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cried for hours until wet with tears and sweat he fell asleep on my chest. After two days of near constant stress and screaming, I took Evan to the pediatrician. He was so dehydrated they had to push an IV into his tiny veins. The doctor was firm. I spent hours each day filling container after container with milk I had pumped from my swollen breasts. My emotions and nakedness made Jay’s mother uncomfortable, and she left for home earlier than she had planned. But a few days later, Evan started rooting around in my shirt. It was in the afternoon while Jay was still at work when Evan finally wriggled his way to my left breast and drank it dry. Back then, I never even thought about weaning. I sharpen a deep wine colored lip liner and brush the shavings in the toilet. On my right breast, I draw a wide O around my nipple. I follow the same outline again and again, darkening it each time until I have a mouth open as if to swallow or scream. Evan, I used tell people all the time, is a natural. All these months later I can still remember the ease of it. He moved swiftly to the breast, creating a perfect seal with his lips and suckling strongly. 12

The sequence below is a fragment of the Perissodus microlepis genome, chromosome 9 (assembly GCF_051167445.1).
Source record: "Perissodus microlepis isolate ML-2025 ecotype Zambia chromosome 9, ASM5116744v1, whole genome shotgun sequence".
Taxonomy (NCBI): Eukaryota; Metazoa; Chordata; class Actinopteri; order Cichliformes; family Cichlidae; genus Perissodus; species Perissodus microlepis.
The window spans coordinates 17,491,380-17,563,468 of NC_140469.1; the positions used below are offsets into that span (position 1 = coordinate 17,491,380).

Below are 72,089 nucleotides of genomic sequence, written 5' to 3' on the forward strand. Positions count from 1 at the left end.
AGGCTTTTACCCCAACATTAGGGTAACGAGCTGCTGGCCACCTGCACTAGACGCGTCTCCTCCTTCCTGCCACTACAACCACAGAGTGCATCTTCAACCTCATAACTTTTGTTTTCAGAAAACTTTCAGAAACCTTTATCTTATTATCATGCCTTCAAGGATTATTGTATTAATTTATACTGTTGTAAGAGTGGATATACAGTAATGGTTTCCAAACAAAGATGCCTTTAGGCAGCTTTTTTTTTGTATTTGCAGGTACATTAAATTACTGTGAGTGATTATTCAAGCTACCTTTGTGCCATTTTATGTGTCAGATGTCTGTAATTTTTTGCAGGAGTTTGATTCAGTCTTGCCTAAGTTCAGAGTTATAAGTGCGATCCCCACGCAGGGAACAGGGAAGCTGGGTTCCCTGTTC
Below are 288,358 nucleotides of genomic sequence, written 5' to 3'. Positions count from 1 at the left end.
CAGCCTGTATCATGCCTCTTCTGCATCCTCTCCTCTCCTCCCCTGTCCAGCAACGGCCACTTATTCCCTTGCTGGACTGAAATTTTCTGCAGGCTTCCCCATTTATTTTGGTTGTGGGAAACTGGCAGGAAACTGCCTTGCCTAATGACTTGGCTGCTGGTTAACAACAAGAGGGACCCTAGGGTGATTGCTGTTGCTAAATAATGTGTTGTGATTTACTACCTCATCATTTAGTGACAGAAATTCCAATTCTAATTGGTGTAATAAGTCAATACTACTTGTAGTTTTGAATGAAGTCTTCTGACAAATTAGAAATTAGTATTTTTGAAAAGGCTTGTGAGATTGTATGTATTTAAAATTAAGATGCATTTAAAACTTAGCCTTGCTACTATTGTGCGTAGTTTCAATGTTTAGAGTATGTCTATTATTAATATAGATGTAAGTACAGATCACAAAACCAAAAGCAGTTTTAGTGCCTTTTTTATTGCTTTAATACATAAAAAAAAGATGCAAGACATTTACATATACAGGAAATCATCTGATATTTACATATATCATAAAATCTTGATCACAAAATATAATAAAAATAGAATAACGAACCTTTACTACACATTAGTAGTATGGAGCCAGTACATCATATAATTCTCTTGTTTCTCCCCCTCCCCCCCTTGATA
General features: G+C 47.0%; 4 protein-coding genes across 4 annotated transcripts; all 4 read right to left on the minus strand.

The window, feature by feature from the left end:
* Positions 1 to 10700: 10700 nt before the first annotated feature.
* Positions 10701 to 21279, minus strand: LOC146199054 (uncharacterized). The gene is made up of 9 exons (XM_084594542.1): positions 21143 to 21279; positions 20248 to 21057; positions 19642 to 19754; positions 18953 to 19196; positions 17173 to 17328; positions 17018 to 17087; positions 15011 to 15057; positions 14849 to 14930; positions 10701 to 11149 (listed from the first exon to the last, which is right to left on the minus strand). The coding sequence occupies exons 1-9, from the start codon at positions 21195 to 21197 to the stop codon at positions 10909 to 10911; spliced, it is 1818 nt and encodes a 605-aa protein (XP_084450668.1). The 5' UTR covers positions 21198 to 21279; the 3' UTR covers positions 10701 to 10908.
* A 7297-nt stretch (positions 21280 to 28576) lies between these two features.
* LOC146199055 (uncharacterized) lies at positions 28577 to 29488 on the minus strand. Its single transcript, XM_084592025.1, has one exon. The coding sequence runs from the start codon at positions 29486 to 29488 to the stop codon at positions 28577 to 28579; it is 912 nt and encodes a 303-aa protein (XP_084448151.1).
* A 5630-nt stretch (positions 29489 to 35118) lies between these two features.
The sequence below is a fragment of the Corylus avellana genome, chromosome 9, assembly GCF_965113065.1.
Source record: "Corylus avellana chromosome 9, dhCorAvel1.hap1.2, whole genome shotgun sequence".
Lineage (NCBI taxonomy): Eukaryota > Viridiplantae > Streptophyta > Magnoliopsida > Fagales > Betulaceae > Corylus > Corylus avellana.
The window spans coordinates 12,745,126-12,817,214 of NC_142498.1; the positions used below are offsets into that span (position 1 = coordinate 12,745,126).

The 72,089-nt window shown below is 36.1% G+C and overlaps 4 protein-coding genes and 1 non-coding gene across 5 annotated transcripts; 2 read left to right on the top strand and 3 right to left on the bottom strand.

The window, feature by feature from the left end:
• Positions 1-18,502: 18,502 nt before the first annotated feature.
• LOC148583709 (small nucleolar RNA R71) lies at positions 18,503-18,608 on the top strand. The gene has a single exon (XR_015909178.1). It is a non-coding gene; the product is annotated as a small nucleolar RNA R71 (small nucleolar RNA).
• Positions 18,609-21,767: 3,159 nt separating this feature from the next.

At times he closed his eyes, especially when I ran my finger over his soft brown eyebrows or smoothed his forehead with my thumb. Other times, when propped on a pillow his hand on my breast, he studied my face while I watched television or read articles on the laptop. Occasionally he’d stop to laugh, break the seal, then regain himself and continue suckling. Evan can walk now, eat real food, and sing along with songs. But he still doesn’t sleep through the night and he still wants to nurse all day and night. We both sleep from 6am until just after noon. The afternoon and night are for nursing and play. The night has a rhythm. I know when feeding time is close. I can feel the fullness in my breasts but also a dull ache in my stomach. Evan fidgets and if he happens to be sleeping, tosses in his crib. Jay has adjusted his own rhythm. He goes to the bedroom by 10pm after watching some television and beer. He wakes somewhere between midnight and 3am to use the bathroom and pokes his head into the living room to check on us. I’m usually awake watching television and nursing Evan or watching him as he plays. Jay will sometimes